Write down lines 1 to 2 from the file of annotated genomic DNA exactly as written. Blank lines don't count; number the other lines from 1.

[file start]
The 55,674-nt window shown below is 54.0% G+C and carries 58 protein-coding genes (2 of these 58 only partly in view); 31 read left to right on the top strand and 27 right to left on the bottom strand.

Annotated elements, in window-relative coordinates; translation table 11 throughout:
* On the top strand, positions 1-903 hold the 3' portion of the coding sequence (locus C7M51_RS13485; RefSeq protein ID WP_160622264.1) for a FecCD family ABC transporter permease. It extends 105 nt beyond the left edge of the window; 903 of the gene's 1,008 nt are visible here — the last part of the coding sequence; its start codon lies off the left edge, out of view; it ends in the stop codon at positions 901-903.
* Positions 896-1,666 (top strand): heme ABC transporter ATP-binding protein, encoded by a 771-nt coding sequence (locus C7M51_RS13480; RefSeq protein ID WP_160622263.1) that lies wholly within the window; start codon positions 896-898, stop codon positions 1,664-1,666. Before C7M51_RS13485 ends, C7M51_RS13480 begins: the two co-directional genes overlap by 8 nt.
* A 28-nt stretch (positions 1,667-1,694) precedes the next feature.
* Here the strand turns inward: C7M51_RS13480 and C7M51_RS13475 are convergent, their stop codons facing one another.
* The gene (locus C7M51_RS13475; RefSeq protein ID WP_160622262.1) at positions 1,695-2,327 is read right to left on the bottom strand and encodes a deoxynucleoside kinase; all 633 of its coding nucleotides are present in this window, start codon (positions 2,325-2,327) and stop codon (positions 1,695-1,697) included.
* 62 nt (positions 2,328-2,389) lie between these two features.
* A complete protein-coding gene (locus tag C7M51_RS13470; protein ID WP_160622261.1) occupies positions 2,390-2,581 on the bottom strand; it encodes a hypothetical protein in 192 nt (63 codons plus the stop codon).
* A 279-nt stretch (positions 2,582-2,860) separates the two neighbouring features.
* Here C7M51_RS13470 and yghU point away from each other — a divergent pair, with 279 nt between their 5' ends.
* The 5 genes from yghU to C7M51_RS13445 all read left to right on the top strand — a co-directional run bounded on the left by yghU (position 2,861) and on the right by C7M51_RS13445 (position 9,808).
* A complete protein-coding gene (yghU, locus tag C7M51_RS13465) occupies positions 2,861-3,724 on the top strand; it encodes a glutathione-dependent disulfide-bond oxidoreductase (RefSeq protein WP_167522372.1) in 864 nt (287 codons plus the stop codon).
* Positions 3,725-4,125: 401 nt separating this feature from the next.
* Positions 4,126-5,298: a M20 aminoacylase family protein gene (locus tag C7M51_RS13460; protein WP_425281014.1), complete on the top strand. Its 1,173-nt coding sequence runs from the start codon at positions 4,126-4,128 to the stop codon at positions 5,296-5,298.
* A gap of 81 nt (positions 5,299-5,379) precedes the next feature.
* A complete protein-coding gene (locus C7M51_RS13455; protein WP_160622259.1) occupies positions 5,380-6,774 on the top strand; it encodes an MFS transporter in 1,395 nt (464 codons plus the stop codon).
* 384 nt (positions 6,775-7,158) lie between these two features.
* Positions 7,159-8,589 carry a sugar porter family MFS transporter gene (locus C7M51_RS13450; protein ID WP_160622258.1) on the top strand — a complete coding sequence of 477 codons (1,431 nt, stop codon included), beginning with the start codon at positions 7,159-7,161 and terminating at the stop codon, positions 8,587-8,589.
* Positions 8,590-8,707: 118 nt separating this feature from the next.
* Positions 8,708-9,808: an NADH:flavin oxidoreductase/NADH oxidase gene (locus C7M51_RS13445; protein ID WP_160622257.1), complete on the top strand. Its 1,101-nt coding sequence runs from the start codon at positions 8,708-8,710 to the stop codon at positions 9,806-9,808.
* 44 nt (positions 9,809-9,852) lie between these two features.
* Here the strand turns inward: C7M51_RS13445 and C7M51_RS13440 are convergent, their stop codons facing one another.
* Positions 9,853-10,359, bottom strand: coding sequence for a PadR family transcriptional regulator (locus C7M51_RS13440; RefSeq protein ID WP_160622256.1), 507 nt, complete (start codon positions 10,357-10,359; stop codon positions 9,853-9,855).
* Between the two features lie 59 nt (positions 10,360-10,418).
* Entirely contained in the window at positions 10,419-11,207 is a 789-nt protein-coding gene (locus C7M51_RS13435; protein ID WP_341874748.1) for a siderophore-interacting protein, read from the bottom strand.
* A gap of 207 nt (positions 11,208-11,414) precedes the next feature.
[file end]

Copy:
The 55,674-nt window shown below is 54.0% G+C and carries 58 protein-coding genes (2 of these 58 only partly in view); 31 read left to right on the top strand and 27 right to left on the bottom strand.

Annotated elements, in window-relative coordinates; translation table 11 throughout: